Alltogether,  marine molluscs are represented by approx. 11.000 species and 170.000 lots.

Additional important material of recent terrestrial as well as marine molluscs, among which many types, is present from:  C.B. Adams, C.M. Cooke, H. Cuming, W. Dunker, V. Gredler, F. Held, D.F. Heynemann, F. Kinkelin, H.C. Küster, R. Lais, Th. Menke, A. T. Monterosato, H. Nordsieck, P. Pallary, L. Pfeiffer, R.A. Philippi, O.V. Retowski, H. Rolle, TH. Verkrüzen, W. Wenz, C.A. Westerlund, W.K. Weyrauch.

Tertiary Molluscs

The collection of Tertiary molluscs with around 12.000 species and about 190.000 lots has its focus on the European Tertiary among which Oligocene and Neogene faunas are particularly well represented. With regard to geography and stratigraphy the most important parts are Oligocene and Miocene of the North Sea basin, the French basins (Aquitaine basin, Paris basin, Loire basin) and the Miocene of the Paratethys as well as the Neogene of the Mediterranean region. The historical stock is formed by objects which come from J. Chr. Senckenberg (1707-1772) and the rich materials from the neighbouring  Mainz basin. Extraordinarily precious is the collection from the Miocene of Romania from where O. Boettger described more than 400 new species. Very rich are the faunas from the Tertiary of the North Sea basin with many types and vouchers to publications of J. Görges, H.-J. Anderson, R. Janssen and others. Tertiary land and freshwater molluscs are well represented with many types by the collections of O. Boettger, K. Fischer, W. R. Schlickum and H. Schütt. Since 1977 systematically conducted collections in many European Tertiary basins and rich donations of important private collections (such as of H.-J. Anderson, D. Grüll, H. Krock, W. Lappann, H. Moths, A. Piehl, Th. Schellmann, F. Weinbrecht, G. Wienrich) make the Tertiary collection the largest and most species-rich stock in Germany and thus even one of the very important ones in Europe.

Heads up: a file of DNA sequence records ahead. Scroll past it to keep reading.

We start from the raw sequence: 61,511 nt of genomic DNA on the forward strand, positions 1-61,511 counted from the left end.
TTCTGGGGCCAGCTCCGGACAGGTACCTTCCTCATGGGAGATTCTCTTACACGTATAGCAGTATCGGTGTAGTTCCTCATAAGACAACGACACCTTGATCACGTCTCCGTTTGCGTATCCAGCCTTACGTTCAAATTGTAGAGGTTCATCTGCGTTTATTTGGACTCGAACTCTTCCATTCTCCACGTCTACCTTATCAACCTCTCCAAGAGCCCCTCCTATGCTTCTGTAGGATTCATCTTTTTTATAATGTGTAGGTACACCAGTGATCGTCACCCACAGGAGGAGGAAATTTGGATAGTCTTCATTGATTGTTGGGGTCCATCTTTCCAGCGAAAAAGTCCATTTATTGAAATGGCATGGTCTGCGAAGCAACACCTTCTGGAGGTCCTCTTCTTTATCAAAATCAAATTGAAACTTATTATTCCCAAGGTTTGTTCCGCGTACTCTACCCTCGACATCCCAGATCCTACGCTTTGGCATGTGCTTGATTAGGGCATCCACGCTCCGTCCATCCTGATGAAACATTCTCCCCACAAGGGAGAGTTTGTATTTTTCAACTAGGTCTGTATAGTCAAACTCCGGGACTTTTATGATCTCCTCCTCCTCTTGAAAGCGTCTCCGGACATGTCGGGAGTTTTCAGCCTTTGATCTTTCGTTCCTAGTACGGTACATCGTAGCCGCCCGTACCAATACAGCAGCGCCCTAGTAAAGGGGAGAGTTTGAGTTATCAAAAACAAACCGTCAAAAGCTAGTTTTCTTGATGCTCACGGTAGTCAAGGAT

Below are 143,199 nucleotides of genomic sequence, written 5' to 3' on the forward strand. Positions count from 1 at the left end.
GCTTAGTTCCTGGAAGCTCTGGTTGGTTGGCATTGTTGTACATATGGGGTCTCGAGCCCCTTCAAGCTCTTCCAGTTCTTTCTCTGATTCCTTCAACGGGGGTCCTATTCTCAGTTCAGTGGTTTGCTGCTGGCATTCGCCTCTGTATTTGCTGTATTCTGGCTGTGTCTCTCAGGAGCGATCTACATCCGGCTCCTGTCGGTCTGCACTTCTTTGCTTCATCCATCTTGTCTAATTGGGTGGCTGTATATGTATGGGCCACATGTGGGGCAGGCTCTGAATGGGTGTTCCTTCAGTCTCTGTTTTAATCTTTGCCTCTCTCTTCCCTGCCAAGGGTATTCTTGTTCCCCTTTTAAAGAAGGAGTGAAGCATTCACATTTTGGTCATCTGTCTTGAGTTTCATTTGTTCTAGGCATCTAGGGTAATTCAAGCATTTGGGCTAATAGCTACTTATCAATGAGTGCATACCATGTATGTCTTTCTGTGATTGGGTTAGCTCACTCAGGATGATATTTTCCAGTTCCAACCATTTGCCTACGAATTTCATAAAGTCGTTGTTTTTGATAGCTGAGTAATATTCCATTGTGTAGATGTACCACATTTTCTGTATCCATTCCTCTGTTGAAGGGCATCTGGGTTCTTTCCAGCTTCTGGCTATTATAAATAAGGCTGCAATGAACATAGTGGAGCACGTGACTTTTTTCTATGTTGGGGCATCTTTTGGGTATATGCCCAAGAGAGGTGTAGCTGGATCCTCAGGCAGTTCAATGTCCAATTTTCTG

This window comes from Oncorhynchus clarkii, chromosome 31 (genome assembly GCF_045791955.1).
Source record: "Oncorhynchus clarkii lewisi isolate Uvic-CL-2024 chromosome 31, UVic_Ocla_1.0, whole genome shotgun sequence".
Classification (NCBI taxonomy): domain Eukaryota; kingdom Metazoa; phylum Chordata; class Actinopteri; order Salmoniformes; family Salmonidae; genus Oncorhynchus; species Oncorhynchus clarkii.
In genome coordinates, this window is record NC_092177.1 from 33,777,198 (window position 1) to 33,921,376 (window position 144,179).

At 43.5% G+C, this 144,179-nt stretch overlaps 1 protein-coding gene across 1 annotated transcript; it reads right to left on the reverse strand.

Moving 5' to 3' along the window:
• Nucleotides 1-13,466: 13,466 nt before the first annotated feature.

Library & Catalogues

A large number of published historical catalogues summarise the important holdings of the collection, including type catalogues for different aspects of the collections.

Our collections include an important library comprising some 35,000 titles and over 100 specialist periodicals. The Malacology Library also holds collections of handwriting samples and portrait photographs of malacologists. It also houses

The division is the residence of the Deutsche Malakozoologische Gesellschaft and contributes to the editorial work of the world’s oldest continuously published specialist journal in malacology, “Archiv für Molluskenkunde”.

Collections and the library are open to scientific users upon prior arrangement with the Head of Section.